The Safir (ambassador) satellite-carrier rocket, which will carry Iran's Omid (hope) satellite, is seen before launch at Iran's space center in Tehran. Iran said on Sunday it had launched its first domestically made satellite into space.

Iran ready to put Muslým countrýes’ satellýtes ýn orbýt Iran said on Monday it was ready to help fellow Muslim states launch satellites into orbit after it successfully put a dummy satellite into orbit -- a move that may increase Western suspicions over its atomic ambitions. Iran said on Sunday it had put the home-grown dummy satellite into orbit on a domestically made rocket for the first time. The long-range ballistic technology used to put satellites into space can also be used for launching weapons. Iran says has no intention to do so. Head of Iran's Aerospace Organization, Reza Taghipour, said Iran wanted to help Muslim countries to launch satellites. "I am announcing now that Iran is ready to launch satellites of friendly Islamic countries into space," Taghipour told state television. Embroiled in a standoff with the West over its nuclear ambitions, Iran in February tested another domestically made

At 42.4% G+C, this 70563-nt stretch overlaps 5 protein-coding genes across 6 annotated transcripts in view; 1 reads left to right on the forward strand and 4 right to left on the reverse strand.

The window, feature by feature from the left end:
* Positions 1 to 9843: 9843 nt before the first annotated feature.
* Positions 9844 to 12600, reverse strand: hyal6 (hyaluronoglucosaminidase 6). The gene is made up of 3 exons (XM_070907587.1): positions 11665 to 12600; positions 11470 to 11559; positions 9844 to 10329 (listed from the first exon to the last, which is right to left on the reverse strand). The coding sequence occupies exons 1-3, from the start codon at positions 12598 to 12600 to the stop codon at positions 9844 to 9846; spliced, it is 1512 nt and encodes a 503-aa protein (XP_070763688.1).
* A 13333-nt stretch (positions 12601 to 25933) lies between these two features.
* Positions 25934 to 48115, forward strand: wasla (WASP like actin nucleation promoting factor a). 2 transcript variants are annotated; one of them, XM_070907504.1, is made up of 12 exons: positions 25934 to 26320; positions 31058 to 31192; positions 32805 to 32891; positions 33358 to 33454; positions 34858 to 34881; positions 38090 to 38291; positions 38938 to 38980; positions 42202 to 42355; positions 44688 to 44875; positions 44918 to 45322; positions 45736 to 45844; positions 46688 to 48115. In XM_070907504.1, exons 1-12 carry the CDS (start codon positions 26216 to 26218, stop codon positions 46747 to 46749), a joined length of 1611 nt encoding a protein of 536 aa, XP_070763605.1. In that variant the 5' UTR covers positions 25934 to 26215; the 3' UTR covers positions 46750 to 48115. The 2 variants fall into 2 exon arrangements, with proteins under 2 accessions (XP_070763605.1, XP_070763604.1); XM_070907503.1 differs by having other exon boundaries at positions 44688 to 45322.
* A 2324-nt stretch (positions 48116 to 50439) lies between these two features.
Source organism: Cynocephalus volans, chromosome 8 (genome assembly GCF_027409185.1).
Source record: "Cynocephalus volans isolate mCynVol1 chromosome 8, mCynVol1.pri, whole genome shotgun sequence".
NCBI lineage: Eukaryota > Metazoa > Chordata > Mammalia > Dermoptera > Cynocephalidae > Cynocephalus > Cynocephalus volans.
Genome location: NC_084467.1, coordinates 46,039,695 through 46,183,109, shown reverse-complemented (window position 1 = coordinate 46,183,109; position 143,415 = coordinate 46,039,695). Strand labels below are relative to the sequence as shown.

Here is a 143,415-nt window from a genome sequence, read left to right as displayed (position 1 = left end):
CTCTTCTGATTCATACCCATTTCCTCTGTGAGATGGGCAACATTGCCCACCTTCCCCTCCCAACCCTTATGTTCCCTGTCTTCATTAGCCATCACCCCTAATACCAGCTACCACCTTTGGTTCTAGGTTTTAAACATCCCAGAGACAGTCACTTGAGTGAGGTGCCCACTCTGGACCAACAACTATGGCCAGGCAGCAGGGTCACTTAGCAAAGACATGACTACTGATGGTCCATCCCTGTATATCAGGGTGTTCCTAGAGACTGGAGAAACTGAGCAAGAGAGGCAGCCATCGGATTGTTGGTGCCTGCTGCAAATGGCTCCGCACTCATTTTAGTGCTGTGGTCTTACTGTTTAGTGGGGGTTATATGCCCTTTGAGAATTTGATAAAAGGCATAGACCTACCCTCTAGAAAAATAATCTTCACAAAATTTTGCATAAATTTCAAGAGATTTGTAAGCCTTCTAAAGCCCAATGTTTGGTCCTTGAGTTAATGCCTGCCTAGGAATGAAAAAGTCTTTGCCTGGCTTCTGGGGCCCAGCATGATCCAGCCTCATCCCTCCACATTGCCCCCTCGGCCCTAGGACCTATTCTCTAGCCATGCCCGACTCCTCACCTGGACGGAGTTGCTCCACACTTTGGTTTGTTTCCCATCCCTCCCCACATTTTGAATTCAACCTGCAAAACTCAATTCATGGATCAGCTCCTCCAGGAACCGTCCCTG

rocket as part of its satellite program. Washington, accusing Iran of aiming to equip missiles with nuclear warheads, called the February test 'unfortunate'. It cites Iran's missile potential, among others, as the reason why it needs to install an anti-missile defense system in eastern Europe. France and Russia both said the February test raised the suspicion that Iran was seeking to develop nuclear weapons. The United States and its European allies fear Iran is trying to obtain nuclear arms under cover of a civilian program. Iran, the world's fourth largest oil producer, insists it needs nuclear technology to generate electricity. The UN nuclear watchdog body in a report in May expressed "serious concern" over alleged Iranian research into nuclear warheads and said Iran should provide more explanation of questionable missile-related activities. Iran has so far said it was not